• The document later says that you should get legal review of such contracts. Unclear how that could happen unless you or your significant other were a lawyer who had no need to sleep. I can't even imagine the cost of serious legal review of such a document. Hard to imagine that those writing this don't know that. Again, we have case of a fundamental dishonesty.
  • There seemed to be efforts made to make it difficult/impossible to get a copy of the proposed terms so that one might study them for next time. In addition, it seemed to me that a claim was being made that the text was copyrighted and that you could not publish it. Not sure though.
  • I'm no expert but it seemed the document was as one-sided as it could possibly be (one exception, see next section). I would expect that that was part of the goal in drafting it. All sorts of obligations for you. I didn't see any for them. If you did somehow get a court to find some kind of obligation which they violated, you agreed that a cup of coffee (or something trivial) would cover it.
  • I may have let it slipped by in this case but in the past, I have actually seen statements that assert their right to modify the terms (I presume in the case where they found some way to make the terms even more one-sided) without notice. You are supposed to check periodically to find out what your new obligations. (It really is hard to believe that they will add obligations of theirs). There are no tools to diff these things mentioned, so I would imagine that you have to rescan the whole nightmare to find out whether you can still live in your house or can say anything negative about the hotel. My lack of objectivity is showing but I'm just wondering how anybody gets the chutzpah to write this kind of stuff. I don't expect the wikipedia page to answer that question. I guess my lack of "objectivity" is showing.

I didn't hit accept. When I checked out of the hotel I briefly told the manager why I was unable to use the "complimentary Internet Access". She told me, almost certainly honestly, that nobody had ever complained. I felt really good that I was able to get through the process and not scream at anybody. It wasn't her fault.

Again, solely to give you background, on why I want to understand existing law, I'm as much troubled by the fact that human beings can write this kind of stuff and present it to other humans beings to sign, as I am by the content itself. Does existing law encourage those writing such things to believe they can treat their fellow-citizens in this way? Have natural persons become the new harijans (sp?) afraid to let our shadow cross the august corporate persons. If you are thinking "left-wing idiot", the "idiot" part is clearly a matter of judgment about which we can differ, but you should know that I'm the kind of Democrat who believes that the minority opinion in Ricci v. de Stefano is atrocious and incoherent. It is not only the tea-partiers and "progressives" who believe that we have to take our country back.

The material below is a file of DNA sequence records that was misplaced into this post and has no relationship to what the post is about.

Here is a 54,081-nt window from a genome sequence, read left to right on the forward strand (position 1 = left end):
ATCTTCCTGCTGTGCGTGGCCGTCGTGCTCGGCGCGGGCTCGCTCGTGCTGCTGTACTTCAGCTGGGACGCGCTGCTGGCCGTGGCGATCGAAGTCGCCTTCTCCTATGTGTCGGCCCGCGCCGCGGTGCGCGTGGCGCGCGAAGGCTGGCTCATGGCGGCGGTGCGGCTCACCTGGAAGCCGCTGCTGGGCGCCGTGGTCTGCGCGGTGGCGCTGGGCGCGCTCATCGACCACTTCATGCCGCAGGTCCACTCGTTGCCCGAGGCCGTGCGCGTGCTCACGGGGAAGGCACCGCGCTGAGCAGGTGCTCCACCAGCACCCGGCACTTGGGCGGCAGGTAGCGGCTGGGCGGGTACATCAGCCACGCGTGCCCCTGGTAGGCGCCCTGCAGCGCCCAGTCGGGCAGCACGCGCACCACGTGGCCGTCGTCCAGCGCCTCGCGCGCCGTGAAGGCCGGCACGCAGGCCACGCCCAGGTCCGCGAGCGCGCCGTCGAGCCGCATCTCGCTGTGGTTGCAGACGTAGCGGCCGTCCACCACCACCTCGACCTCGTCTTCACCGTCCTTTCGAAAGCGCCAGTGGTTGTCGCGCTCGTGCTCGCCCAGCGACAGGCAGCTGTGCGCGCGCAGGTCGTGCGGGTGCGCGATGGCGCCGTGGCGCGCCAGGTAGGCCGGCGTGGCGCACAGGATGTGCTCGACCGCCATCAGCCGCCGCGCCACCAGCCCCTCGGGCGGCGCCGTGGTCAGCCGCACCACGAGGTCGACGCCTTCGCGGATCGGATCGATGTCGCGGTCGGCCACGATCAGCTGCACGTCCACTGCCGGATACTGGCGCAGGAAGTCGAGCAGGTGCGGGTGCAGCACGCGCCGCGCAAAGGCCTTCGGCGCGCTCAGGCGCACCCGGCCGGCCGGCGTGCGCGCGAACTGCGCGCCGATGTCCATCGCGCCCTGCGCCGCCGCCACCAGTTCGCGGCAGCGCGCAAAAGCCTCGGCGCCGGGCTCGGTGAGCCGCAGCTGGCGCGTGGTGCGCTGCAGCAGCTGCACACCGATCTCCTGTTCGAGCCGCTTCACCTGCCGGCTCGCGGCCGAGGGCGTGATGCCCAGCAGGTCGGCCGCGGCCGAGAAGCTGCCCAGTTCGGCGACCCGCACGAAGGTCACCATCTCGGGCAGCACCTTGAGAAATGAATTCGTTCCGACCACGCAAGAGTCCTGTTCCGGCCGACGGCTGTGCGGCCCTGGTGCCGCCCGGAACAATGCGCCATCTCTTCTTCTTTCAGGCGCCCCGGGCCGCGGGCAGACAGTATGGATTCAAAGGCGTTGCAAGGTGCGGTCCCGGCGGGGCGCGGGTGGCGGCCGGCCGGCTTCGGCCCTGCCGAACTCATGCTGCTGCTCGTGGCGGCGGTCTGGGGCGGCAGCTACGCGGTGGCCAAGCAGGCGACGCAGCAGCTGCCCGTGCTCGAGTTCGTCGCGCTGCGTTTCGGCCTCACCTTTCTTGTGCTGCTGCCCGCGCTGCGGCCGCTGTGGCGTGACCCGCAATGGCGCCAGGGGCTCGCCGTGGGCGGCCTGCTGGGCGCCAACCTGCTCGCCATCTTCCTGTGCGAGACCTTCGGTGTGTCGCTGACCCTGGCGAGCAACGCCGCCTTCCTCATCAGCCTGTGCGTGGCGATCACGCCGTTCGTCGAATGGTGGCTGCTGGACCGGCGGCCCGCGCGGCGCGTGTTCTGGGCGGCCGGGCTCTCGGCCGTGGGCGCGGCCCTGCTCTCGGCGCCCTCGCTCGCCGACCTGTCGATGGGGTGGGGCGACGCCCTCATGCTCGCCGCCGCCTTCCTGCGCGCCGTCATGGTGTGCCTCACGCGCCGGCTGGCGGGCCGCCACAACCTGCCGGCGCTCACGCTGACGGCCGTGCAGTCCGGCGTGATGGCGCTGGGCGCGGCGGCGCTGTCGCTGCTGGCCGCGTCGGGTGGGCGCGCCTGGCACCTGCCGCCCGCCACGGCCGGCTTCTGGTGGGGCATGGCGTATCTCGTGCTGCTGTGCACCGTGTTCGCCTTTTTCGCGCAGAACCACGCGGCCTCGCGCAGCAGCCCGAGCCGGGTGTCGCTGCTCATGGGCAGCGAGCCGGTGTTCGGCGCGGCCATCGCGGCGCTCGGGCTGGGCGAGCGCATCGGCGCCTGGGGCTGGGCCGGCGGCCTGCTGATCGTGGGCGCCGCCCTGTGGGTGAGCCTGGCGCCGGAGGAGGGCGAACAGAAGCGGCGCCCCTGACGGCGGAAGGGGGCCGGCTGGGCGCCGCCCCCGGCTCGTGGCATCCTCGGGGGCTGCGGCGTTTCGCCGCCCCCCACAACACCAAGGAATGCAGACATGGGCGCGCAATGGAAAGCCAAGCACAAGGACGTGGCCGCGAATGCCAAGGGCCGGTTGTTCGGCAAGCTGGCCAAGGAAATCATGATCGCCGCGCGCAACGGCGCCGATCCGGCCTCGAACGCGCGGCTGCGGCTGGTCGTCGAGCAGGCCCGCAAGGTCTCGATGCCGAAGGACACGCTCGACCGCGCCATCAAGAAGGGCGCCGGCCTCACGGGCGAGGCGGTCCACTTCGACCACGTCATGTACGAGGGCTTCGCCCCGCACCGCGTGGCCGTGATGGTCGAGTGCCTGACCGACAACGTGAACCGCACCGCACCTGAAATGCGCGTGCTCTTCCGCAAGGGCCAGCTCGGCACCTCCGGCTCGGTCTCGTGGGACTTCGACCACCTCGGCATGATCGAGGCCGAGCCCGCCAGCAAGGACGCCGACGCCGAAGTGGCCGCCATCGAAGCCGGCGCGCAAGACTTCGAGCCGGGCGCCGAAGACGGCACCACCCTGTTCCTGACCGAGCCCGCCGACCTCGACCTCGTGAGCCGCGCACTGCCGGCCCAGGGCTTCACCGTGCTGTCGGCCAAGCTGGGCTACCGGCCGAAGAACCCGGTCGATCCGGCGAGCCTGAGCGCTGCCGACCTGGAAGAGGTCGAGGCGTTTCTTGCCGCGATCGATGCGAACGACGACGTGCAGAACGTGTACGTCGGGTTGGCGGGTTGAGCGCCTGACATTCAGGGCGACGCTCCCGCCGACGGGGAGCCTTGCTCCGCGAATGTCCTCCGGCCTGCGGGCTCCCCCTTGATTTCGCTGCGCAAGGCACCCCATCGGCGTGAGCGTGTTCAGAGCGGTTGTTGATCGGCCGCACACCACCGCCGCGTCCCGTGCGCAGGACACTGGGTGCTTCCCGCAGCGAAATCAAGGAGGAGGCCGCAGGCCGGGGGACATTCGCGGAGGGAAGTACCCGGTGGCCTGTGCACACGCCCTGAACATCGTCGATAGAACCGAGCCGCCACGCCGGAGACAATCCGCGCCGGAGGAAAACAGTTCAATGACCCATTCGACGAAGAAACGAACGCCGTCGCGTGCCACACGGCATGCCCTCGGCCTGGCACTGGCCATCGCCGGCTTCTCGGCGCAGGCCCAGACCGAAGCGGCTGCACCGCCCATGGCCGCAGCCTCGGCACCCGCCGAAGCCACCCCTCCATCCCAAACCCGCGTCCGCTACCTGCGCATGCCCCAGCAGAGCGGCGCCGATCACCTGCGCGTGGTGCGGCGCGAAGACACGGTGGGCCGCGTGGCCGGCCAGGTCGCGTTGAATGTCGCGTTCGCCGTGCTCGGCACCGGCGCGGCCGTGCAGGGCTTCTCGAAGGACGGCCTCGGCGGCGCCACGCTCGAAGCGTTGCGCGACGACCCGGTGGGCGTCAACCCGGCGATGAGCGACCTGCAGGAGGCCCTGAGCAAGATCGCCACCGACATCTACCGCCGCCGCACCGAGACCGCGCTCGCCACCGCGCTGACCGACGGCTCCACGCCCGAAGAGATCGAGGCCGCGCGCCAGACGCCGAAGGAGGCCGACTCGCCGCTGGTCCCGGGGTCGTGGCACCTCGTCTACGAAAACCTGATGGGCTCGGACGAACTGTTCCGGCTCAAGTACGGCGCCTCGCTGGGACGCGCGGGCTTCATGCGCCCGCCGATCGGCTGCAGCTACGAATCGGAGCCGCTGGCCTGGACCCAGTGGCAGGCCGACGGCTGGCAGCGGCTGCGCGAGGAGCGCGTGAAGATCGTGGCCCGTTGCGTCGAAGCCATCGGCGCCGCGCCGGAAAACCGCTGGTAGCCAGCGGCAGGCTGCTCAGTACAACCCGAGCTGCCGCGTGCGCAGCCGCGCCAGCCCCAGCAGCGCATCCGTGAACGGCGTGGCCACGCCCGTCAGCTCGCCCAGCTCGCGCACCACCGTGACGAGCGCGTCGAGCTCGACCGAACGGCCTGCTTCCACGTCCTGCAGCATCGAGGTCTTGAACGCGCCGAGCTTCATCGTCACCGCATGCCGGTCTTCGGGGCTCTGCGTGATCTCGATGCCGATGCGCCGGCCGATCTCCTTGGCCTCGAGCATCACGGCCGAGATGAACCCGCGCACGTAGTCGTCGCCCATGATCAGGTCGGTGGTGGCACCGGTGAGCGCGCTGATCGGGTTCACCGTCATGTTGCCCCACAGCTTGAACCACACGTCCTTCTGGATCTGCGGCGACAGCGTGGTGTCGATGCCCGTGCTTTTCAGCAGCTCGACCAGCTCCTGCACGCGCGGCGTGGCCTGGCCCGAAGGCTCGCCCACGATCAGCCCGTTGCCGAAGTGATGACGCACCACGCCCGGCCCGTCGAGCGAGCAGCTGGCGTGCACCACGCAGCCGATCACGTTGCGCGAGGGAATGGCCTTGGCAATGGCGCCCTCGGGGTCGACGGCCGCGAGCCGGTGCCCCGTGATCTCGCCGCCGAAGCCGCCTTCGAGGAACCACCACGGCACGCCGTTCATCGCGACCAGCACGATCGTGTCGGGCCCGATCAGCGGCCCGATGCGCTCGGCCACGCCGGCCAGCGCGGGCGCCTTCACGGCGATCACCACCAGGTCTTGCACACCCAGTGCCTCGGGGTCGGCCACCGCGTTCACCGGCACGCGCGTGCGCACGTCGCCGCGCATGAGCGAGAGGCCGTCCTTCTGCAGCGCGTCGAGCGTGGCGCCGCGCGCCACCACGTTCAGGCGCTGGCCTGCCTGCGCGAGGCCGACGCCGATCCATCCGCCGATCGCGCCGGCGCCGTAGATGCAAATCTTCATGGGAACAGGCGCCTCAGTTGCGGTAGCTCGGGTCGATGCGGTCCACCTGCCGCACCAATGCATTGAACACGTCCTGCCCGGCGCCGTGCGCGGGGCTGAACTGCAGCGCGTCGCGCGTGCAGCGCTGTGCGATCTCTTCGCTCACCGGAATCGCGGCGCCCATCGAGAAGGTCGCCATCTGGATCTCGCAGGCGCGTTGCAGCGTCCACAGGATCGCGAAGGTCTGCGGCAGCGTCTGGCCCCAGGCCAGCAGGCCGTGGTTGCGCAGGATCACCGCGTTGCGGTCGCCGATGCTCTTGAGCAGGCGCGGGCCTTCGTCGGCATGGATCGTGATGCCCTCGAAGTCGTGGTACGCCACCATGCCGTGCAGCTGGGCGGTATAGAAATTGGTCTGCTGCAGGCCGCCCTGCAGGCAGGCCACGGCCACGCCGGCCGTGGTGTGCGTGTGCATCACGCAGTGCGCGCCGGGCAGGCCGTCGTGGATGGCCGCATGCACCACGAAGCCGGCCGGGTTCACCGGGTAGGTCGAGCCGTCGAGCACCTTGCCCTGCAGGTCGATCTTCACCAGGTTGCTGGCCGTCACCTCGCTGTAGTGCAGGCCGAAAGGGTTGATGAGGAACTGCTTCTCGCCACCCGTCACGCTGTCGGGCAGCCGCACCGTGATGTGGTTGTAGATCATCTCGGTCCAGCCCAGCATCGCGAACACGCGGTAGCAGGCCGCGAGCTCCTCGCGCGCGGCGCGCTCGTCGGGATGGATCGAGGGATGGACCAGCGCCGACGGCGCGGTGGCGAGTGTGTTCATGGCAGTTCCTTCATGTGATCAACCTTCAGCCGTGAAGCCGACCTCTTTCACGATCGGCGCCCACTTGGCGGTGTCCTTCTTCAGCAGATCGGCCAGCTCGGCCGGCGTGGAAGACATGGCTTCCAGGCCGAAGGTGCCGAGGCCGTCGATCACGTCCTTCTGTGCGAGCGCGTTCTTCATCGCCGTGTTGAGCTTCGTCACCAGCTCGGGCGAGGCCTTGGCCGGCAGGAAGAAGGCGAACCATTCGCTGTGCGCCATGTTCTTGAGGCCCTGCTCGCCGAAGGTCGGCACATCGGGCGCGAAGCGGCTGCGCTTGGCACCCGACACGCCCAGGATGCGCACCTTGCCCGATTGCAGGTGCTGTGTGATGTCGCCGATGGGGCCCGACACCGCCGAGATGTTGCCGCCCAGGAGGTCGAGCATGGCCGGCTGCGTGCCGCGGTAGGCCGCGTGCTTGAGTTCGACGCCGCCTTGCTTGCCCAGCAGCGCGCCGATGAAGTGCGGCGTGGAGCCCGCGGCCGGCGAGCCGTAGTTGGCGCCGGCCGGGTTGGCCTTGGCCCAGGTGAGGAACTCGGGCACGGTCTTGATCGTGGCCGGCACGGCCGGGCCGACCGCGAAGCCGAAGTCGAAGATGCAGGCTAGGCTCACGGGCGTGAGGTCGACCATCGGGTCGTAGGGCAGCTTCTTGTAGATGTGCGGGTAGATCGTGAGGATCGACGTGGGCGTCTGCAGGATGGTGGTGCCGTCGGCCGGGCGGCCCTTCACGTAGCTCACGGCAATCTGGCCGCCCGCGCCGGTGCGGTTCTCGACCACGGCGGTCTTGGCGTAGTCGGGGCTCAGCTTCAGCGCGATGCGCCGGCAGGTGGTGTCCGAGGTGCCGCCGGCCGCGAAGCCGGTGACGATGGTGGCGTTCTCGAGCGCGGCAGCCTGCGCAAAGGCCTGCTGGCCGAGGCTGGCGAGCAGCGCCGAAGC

Thanks for listening, everybody. DaveNoveck (talk) 05:29, 3 October 2010 (UTC)DaveNoveck

Doesn't sound objective[edit]

I dislike these sneaky contracts as much as anyone and am glad when they take a fall, but the article reads more like a polemic on what's wrong with these contracts than an article on legal doctrine. It should take a cooler tone.

For example:

There is much debate on a theoretical level whether, and to what extent, courts should enforce standard form contracts.

How could there be any doubt on "whether"? Any time you take a ticket in a parking lot, you have a contract, and it's enforceable. Most of the time, most of the standard language conforms to common practice and to the expectations of both parties. And most of the time, courts will enforce them routinely, and be right. Are they just enforcing simple common-sense fairness each time, ignoring the language on the back of the ticket?

The debate concerns to what extent, and in some cases, whether.

The author of the article seems to be using "standard form contract" as a synonym for "abusive aspect of standard form contract".

Like I said, I hate these contracts too, but I want to read an article on contracts. I can do my own advocacy.

~~ — Preceding unsigned comment added by (talk) 00:48, 27 March 2015 (UTC)